In downtown Cancun, for example, mask-wearing was extremely prevalent. However, in Cancun's Hotel Zone and Playa del Carmen, masks are a lot less common.
While most businesses have hand-sanitizer stations and temperature checks, they aren't overly enforced, and neither is social distancing.
Probably the most concerning is the nightlife, which remains active in areas like Playa del Carmen. Bars are operating without social distancing, mask-wearing. It's almost easy to forget you're in a global pandemic walking down Playa del Carmen's iconic 5th Avenue at night.
Cases of COVID in Mexico
Mexico has a bad track record when it comes to COVID. At this point, cases appear to have peaked and are dropping. However, there is a 10%+ death rate in Mexico, which is incredibly high in relation to the rest of the world.
Most cases are focused around Mexico City, however, the virus is wide-spread throughout the country.
Remote working in Mexico
One of the reasons many people are flocking to Mexico during COVID is their jobs have moved online. This has given location independence to a lot of people who, for the first time, want to experience working abroad.
However, there are some key things to know about working online in Mexico.
Mexico's wifi is not great. While you can get wifi in hotels, accommodations, cafes and coworking spaces, if you have a lot of high-bandwidth work or video conferences, you will likely encounter some issues at some point.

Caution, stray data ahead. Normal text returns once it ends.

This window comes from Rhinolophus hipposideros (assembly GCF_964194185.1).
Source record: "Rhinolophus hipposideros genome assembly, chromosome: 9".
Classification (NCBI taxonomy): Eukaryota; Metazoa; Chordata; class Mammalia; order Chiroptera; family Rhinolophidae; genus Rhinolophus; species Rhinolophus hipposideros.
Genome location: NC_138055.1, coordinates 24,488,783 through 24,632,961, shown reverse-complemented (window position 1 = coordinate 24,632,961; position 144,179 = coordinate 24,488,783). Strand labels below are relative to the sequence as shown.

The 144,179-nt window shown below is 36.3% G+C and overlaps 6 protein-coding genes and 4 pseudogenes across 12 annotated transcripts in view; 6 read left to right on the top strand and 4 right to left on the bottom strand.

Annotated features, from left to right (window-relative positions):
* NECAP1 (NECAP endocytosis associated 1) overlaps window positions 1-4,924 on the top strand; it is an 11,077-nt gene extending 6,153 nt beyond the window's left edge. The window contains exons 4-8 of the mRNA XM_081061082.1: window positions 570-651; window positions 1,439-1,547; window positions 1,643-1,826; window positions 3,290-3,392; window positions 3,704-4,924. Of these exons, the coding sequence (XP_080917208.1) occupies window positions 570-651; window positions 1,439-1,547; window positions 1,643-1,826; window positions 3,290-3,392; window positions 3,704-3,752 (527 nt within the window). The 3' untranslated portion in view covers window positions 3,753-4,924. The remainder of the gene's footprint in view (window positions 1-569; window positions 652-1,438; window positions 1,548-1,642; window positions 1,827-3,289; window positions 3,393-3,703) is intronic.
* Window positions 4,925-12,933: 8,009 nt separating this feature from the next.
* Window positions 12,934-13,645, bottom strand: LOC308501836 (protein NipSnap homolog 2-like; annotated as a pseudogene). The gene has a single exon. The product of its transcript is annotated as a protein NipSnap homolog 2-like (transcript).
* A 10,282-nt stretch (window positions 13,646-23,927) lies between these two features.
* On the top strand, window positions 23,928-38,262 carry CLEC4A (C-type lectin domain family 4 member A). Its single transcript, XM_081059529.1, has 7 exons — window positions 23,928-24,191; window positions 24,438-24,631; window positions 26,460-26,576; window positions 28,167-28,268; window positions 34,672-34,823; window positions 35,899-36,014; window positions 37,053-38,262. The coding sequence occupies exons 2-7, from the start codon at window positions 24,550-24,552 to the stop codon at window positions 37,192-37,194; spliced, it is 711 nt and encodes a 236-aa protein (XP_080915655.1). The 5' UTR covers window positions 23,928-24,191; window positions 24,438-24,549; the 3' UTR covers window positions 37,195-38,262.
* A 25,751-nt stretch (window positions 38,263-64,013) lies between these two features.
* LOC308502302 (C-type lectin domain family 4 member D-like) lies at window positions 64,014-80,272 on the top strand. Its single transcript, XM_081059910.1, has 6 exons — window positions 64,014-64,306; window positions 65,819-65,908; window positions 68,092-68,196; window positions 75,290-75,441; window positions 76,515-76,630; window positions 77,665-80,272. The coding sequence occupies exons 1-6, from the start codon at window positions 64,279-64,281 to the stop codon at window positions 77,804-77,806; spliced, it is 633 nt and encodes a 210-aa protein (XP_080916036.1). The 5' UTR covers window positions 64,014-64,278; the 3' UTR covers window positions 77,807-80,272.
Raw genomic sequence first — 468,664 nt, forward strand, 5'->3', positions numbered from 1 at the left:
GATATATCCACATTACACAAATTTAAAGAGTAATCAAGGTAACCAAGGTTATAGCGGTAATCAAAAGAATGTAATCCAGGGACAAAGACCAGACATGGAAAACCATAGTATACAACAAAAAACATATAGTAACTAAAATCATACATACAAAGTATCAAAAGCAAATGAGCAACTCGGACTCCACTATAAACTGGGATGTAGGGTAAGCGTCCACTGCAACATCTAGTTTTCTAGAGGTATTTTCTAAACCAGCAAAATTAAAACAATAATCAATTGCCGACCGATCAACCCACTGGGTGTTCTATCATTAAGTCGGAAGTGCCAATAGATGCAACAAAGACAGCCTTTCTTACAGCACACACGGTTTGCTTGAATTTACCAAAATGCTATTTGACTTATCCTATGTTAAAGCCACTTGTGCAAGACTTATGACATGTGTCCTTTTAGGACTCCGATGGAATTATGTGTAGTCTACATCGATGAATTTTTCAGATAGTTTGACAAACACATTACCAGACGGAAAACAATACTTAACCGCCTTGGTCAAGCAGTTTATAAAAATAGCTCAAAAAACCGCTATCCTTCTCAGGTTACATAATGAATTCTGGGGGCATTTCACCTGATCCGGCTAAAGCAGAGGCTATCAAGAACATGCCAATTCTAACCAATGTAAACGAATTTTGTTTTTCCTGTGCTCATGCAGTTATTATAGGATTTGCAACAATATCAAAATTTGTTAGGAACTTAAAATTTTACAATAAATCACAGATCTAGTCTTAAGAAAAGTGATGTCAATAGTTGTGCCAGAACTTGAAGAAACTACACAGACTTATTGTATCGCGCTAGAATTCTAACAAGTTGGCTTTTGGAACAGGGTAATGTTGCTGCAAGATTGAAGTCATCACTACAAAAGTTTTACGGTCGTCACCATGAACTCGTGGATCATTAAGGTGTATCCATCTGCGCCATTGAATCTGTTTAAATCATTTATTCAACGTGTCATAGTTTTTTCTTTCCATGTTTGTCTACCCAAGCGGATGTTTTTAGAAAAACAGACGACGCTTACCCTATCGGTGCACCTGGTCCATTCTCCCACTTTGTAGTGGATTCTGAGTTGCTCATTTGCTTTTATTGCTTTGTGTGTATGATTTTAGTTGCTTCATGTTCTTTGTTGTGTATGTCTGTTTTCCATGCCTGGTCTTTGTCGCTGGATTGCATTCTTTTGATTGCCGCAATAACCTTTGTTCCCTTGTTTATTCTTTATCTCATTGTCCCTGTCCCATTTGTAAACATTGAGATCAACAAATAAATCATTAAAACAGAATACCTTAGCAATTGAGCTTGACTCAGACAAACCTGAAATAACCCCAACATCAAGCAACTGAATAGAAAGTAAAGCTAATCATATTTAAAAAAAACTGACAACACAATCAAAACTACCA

One way to get passed the wifi issue is to use a global portable wifi device like Skyroam. My readers receive a special 15% discount on Skyroam by clicking here.
Where to work
If you're in popular tourist areas like Playa del Carmen, you'll find an abundance of cafes to work from. The wifi at these cafes can be great, but also frustrating. As this is my personal preference for working, I can recommend it for bloggers, but if I had video calls, I'd stay in my apartment.
There is also the option of coworking spaces, which I highly recommend if you need these things:
- Fast internet
- Quiet workspaces
- Reliable work schedules
The fact that Mexico sits in the hurricane zone means your work schedule could also be affected by nature. I was recently in lockdown for 24 hours while hurricane Delta hit the Yucatan Penisula. The wifi was non-existent during that time.
Is Mexico a good choice during COVID?
Mexico can be a great choice to base yourself during COVID. Mexico's long visas, nice weather and affordable cost of living make it very tempting to a lot of remote workers.
However, Mexico lacks in some areas that might negatively impact your job, like slower internet speeds and hurricane lockdowns.
At the end of the day, if you can make Mexico work, it's an ideal COVID getaway.
No one likes to think about it, but traveling in Mexico can have risks. By covering yourself with the right travel insurance, you can enjoy the world without worries.
I recommend World Nomads as my favorite travel insurance provider.